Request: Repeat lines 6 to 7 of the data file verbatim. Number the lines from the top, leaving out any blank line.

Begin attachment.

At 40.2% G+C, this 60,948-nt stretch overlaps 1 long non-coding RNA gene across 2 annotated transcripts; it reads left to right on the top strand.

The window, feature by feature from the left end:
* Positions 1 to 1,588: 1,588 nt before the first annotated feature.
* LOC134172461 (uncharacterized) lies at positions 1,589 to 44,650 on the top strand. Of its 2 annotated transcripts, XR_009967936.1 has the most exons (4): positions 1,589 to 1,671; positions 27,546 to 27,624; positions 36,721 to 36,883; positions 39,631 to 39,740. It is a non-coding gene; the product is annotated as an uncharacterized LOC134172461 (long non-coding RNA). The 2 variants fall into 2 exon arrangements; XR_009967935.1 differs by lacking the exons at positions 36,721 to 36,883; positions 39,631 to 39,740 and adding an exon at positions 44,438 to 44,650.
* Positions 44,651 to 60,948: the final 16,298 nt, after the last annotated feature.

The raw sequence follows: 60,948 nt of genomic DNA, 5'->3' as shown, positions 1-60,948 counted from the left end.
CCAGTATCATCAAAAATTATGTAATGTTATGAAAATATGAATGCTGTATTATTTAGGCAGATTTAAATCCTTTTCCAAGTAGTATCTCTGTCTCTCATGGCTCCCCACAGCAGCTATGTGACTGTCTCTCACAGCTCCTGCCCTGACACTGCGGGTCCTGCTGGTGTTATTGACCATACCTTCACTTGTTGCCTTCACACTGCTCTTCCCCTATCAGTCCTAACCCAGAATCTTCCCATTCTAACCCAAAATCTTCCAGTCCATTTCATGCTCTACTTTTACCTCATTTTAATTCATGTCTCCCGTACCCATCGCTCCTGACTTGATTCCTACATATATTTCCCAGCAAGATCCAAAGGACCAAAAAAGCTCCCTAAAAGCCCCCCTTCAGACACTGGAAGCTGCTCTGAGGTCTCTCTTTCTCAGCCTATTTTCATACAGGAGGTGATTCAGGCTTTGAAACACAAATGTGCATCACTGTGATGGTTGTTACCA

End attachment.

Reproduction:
The raw sequence follows: 60,948 nt of genomic DNA, 5'->3' as shown, positions 1-60,948 counted from the left end.
CCAGTATCATCAAAAATTATGTAATGTTATGAAAATATGAATGCTGTATTATTTAGGCAGATTTAAATCCTTTTCCAAGTAGTATCTCTGTCTCTCATGGCTCCCCACAGCAGCTATGTGACTGTCTCTCACAGCTCCTGCCCTGACACTGCGGGTCCTGCTGGTGTTATTGACCATACCTTCACTTGTTGCCTTCACACTGCTCTTCCCCTATCAGTCCTAACCCAGAATCTTCCCATTCTAACCCAAAATCTTCCAGTCCATTTCATGCTCTACTTTTACCTCATTTTAATTCATGTCTCCCGTACCCATCGCTCCTGACTTGATTCCTACATATATTTCCCAGCAAGATCCAAAGGACCAAAAAAGCTCCCTAAAAGCCCCCCTTCAGACACTGGAAGCTGCTCTGAGGTCTCTCTTTCTCAGCCTATTTTCATACAGGAGGTGATTCAGGCTTTGAAACACAAATGTGCATCACTGTGATGGTTGTTACCA